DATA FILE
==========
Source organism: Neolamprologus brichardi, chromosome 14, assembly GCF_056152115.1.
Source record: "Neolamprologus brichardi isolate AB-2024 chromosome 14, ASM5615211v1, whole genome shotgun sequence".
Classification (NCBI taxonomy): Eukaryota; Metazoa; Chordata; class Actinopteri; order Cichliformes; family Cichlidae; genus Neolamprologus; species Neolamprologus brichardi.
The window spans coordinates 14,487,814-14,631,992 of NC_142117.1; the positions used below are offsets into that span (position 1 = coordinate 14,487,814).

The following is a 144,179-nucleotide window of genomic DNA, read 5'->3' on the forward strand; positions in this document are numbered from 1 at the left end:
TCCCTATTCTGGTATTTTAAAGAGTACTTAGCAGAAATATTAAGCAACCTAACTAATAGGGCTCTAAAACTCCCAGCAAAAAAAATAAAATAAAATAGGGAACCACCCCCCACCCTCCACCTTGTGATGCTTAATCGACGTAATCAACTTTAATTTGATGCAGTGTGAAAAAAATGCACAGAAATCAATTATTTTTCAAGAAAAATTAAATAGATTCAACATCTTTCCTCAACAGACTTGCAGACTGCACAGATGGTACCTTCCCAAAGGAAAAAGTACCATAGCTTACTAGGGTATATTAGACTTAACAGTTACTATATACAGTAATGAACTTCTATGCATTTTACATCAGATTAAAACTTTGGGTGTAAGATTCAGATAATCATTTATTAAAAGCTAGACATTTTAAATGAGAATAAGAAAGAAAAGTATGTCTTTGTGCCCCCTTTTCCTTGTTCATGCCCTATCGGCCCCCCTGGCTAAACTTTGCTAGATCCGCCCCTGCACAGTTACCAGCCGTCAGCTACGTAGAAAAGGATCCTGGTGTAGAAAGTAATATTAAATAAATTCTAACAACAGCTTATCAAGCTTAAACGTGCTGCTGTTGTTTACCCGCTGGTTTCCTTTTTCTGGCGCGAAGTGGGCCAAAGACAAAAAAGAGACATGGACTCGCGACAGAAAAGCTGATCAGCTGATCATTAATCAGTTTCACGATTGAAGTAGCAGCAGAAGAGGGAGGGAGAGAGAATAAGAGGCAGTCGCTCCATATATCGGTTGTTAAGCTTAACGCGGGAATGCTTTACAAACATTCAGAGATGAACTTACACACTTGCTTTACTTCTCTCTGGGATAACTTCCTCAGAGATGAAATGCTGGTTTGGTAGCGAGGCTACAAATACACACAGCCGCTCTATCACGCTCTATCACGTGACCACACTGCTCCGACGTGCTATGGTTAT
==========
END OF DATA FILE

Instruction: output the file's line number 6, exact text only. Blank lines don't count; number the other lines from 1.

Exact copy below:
TCCCTATTCTGGTATTTTAAAGAGTACTTAGCAGAAATATTAAGCAACCTAACTAATAGGGCTCTAAAACTCCCAGCAAAAAAAATAAAATAAAATAGGGAACCACCCCCCACCCTCCACCTTGTGATGCTTAATCGACGTAATCAACTTTAATTTGATGCAGTGTGAAAAAAATGCACAGAAATCAATTATTTTTCAAGAAAAATTAAATAGATTCAACATCTTTCCTCAACAGACTTGCAGACTGCACAGATGGTACCTTCCCAAAGGAAAAAGTACCATAGCTTACTAGGGTATATTAGACTTAACAGTTACTATATACAGTAATGAACTTCTATGCATTTTACATCAGATTAAAACTTTGGGTGTAAGATTCAGATAATCATTTATTAAAAGCTAGACATTTTAAATGAGAATAAGAAAGAAAAGTATGTCTTTGTGCCCCCTTTTCCTTGTTCATGCCCTATCGGCCCCCCTGGCTAAACTTTGCTAGATCCGCCCCTGCACAGTTACCAGCCGTCAGCTACGTAGAAAAGGATCCTGGTGTAGAAAGTAATATTAAATAAATTCTAACAACAGCTTATCAAGCTTAAACGTGCTGCTGTTGTTTACCCGCTGGTTTCCTTTTTCTGGCGCGAAGTGGGCCAAAGACAAAAAAGAGACATGGACTCGCGACAGAAAAGCTGATCAGCTGATCATTAATCAGTTTCACGATTGAAGTAGCAGCAGAAGAGGGAGGGAGAGAGAATAAGAGGCAGTCGCTCCATATATCGGTTGTTAAGCTTAACGCGGGAATGCTTTACAAACATTCAGAGATGAACTTACACACTTGCTTTACTTCTCTCTGGGATAACTTCCTCAGAGATGAAATGCTGGTTTGGTAGCGAGGCTACAAATACACACAGCCGCTCTATCACGCTCTATCACGTGACCACACTGCTCCGACGTGCTATGGTTAT